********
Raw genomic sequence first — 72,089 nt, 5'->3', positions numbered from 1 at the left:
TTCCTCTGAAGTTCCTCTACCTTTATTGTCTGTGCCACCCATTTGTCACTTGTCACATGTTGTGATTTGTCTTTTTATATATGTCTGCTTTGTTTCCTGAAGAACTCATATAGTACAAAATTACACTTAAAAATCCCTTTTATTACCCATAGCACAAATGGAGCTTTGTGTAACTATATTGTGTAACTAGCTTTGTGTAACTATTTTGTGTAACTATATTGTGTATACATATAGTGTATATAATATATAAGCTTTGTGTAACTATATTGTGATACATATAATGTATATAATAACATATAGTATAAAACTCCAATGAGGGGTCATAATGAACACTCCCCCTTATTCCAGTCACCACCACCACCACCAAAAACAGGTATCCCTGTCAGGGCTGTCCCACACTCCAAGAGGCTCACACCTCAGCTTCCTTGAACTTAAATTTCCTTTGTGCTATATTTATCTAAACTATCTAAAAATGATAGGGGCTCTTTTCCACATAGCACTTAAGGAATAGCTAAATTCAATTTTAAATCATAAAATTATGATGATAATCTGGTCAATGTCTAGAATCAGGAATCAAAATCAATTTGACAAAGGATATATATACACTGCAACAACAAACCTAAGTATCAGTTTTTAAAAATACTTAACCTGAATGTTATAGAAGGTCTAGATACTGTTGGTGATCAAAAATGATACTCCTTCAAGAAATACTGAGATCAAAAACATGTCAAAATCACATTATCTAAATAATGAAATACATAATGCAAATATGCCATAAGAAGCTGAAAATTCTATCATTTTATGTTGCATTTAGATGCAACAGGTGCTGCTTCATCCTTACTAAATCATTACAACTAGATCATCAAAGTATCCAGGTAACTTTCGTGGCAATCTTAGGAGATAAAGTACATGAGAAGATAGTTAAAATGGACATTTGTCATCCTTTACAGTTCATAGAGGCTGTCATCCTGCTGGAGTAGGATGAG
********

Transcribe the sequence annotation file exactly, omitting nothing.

Raw genomic sequence first — 72,089 nt, 5'->3', positions numbered from 1 at the left:
TTCCTCTGAAGTTCCTCTACCTTTATTGTCTGTGCCACCCATTTGTCACTTGTCACATGTTGTGATTTGTCTTTTTATATATGTCTGCTTTGTTTCCTGAAGAACTCATATAGTACAAAATTACACTTAAAAATCCCTTTTATTACCCATAGCACAAATGGAGCTTTGTGTAACTATATTGTGTAACTAGCTTTGTGTAACTATTTTGTGTAACTATATTGTGTATACATATAGTGTATATAATATATAAGCTTTGTGTAACTATATTGTGATACATATAATGTATATAATAACATATAGTATAAAACTCCAATGAGGGGTCATAATGAACACTCCCCCTTATTCCAGTCACCACCACCACCACCAAAAACAGGTATCCCTGTCAGGGCTGTCCCACACTCCAAGAGGCTCACACCTCAGCTTCCTTGAACTTAAATTTCCTTTGTGCTATATTTATCTAAACTATCTAAAAATGATAGGGGCTCTTTTCCACATAGCACTTAAGGAATAGCTAAATTCAATTTTAAATCATAAAATTATGATGATAATCTGGTCAATGTCTAGAATCAGGAATCAAAATCAATTTGACAAAGGATATATATACACTGCAACAACAAACCTAAGTATCAGTTTTTAAAAATACTTAACCTGAATGTTATAGAAGGTCTAGATACTGTTGGTGATCAAAAATGATACTCCTTCAAGAAATACTGAGATCAAAAACATGTCAAAATCACATTATCTAAATAATGAAATACATAATGCAAATATGCCATAAGAAGCTGAAAATTCTATCATTTTATGTTGCATTTAGATGCAACAGGTGCTGCTTCATCCTTACTAAATCATTACAACTAGATCATCAAAGTATCCAGGTAACTTTCGTGGCAATCTTAGGAGATAAAGTACATGAGAAGATAGTTAAAATGGACATTTGTCATCCTTTACAGTTCATAGAGGCTGTCATCCTGCTGGAGTAGGATGAG